Temperature: 540C - 600C

Description:Quartz inversion (alpha-beta)
Type:State Change


This term refers to an abrupt change in volume that occurs in quartz crystals when they are heated from the room temperature stable alpha phase to the beta crystal phase that exists above a theoretical temperature of 573C. It is referred to as an inversion because the process is reversed when the temperature falls back below 573C (although the reversal expansion curve is not identical to the heatup one). Since the change occurs across a narrow range of temperatures, ware will crack if there are significant temperature gradients within it. For example, if one side of a piece is at 573 and the other at 600, then as the piece cools further the volume change will move horizontally across it and could start a crack at the first weakness it encounters. The range we indicate for quartz inversion recognizes the fact that kiln gradients almost always exist and that quartz inversion does not happen at one specific temperature as is often suggested (the curve of temperature vs expansion is simply much steeper across a narrow range than it is outside that range, about 50 degrees).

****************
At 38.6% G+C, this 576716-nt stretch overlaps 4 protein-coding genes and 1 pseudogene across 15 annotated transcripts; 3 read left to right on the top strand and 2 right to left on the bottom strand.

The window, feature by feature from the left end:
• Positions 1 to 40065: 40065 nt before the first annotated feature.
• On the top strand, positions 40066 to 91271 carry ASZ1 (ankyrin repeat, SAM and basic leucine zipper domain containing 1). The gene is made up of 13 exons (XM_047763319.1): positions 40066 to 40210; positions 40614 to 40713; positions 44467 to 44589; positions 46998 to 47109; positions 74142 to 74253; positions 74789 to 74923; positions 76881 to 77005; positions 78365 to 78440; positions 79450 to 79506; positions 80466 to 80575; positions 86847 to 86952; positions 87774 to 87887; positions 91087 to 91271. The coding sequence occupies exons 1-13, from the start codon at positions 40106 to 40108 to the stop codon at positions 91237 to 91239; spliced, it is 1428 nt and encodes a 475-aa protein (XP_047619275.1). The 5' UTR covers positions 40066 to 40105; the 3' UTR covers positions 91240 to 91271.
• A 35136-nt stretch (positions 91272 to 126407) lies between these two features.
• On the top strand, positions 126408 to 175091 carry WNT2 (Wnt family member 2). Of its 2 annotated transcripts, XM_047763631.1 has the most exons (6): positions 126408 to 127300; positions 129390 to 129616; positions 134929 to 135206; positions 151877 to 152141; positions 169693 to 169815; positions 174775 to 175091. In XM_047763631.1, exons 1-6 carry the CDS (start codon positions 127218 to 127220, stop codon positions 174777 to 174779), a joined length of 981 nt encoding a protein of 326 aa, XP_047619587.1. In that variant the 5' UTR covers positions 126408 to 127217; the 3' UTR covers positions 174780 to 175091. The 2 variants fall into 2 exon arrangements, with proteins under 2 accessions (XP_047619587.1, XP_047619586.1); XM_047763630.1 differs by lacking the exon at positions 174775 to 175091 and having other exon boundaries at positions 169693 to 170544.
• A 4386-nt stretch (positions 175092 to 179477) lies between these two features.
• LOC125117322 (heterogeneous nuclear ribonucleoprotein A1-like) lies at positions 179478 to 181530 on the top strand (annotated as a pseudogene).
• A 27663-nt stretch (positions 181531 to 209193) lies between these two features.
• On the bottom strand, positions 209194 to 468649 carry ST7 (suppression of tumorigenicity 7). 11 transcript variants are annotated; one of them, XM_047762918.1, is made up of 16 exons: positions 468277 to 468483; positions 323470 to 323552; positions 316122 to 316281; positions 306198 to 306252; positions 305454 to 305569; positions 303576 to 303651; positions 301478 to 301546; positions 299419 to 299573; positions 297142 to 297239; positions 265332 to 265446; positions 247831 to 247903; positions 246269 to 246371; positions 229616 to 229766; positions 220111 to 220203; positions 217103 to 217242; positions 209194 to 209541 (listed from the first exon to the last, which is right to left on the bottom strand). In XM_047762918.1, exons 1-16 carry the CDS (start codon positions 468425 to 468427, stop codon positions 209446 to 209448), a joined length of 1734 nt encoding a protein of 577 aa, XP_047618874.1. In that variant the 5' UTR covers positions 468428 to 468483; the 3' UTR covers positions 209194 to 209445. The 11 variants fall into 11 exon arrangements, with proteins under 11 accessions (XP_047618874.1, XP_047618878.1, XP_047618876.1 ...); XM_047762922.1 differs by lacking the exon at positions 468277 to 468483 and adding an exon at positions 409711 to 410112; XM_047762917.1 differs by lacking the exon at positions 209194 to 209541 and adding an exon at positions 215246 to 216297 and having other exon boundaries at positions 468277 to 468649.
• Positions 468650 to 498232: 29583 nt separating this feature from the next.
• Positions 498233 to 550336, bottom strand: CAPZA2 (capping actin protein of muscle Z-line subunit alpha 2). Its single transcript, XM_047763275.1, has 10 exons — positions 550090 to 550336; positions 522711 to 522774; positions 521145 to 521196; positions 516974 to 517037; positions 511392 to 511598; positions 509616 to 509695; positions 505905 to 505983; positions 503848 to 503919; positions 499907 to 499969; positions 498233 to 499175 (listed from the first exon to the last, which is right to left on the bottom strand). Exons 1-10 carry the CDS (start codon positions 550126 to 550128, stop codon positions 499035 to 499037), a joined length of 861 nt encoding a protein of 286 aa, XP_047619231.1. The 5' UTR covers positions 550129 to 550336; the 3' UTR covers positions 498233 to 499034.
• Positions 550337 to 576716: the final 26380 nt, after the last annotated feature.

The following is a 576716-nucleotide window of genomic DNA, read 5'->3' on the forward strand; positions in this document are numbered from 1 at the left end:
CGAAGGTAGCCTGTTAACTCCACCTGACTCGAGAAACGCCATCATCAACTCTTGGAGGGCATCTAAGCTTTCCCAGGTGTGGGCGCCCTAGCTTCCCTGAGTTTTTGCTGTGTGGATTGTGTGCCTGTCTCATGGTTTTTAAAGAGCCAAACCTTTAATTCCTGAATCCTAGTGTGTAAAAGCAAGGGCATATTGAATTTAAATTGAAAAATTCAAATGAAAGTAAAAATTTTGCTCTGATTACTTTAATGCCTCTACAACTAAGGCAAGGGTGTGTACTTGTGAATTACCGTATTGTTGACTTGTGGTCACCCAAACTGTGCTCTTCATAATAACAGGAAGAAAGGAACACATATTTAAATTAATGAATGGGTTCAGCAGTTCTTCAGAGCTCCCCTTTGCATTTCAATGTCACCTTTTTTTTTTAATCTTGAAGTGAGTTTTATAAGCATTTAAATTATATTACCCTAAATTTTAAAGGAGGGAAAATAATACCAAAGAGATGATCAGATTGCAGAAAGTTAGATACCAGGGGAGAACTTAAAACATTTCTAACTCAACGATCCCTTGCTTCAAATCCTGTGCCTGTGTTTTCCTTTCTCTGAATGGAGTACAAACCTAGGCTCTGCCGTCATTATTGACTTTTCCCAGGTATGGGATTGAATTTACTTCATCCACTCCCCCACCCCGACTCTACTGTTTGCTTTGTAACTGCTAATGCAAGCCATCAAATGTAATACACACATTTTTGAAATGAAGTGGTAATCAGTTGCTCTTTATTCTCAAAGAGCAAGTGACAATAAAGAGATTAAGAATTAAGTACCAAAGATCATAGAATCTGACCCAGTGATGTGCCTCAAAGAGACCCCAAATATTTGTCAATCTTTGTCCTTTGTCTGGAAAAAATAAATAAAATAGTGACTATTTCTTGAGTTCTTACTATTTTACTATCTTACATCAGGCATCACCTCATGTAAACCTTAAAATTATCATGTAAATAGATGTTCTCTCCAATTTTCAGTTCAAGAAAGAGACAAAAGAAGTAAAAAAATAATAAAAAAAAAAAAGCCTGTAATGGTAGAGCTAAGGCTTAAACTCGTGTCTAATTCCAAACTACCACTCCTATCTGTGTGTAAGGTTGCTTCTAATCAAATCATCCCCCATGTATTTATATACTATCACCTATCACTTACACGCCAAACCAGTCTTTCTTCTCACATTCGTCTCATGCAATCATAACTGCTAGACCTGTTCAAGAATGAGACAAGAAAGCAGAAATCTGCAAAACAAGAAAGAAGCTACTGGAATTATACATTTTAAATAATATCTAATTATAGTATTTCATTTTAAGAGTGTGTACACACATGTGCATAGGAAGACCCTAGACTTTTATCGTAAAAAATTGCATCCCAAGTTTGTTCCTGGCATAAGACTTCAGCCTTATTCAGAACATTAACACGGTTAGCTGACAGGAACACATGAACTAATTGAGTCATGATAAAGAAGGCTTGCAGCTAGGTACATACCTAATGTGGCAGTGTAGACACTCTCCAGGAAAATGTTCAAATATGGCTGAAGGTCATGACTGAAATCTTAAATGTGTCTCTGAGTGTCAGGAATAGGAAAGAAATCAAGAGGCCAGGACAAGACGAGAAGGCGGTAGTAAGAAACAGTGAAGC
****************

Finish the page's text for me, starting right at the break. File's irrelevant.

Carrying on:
Quartz inversion can be beneficial because it can put the glaze under compression and thus prevent crazing.

Out Bound Links

  • (URLs) Wikipedia quartz inversion


  • (Materials) Quartz - SiO2
  • (Glossary) Cristobalite Inversion

    Cristobalite is a crystalline form of silica (SiO2). Silica has the rather amazing ability to exist in different crystalline forms (called polymorphs) each of which has subforms (e.g. alpha, beta). Each form has different physical properties. Quartz in the preferred most stable form, the one found i...

  • (Temperatures) Cristobalite inversion (alpha/beta) (210C-280C)

    Occurs in cooling clay bodies at around 225C (and on heat-up for vitreous ware being refired). It is accompanied by a sudden volume change. Cristobali...

In Bound Links

  • (Materials) #1 Q-Rok - 30 mesh silica
  • (Glossary) Quartz Inversion

    The term "quartz inversion" is used in two ways. Often, people are simply referring to the temperature 573C. More likely they are referring the phenomena that occurs there: The sudden volume change that particles experience as they pass up and down (thus it is called an inversion) through 573C. Actu...

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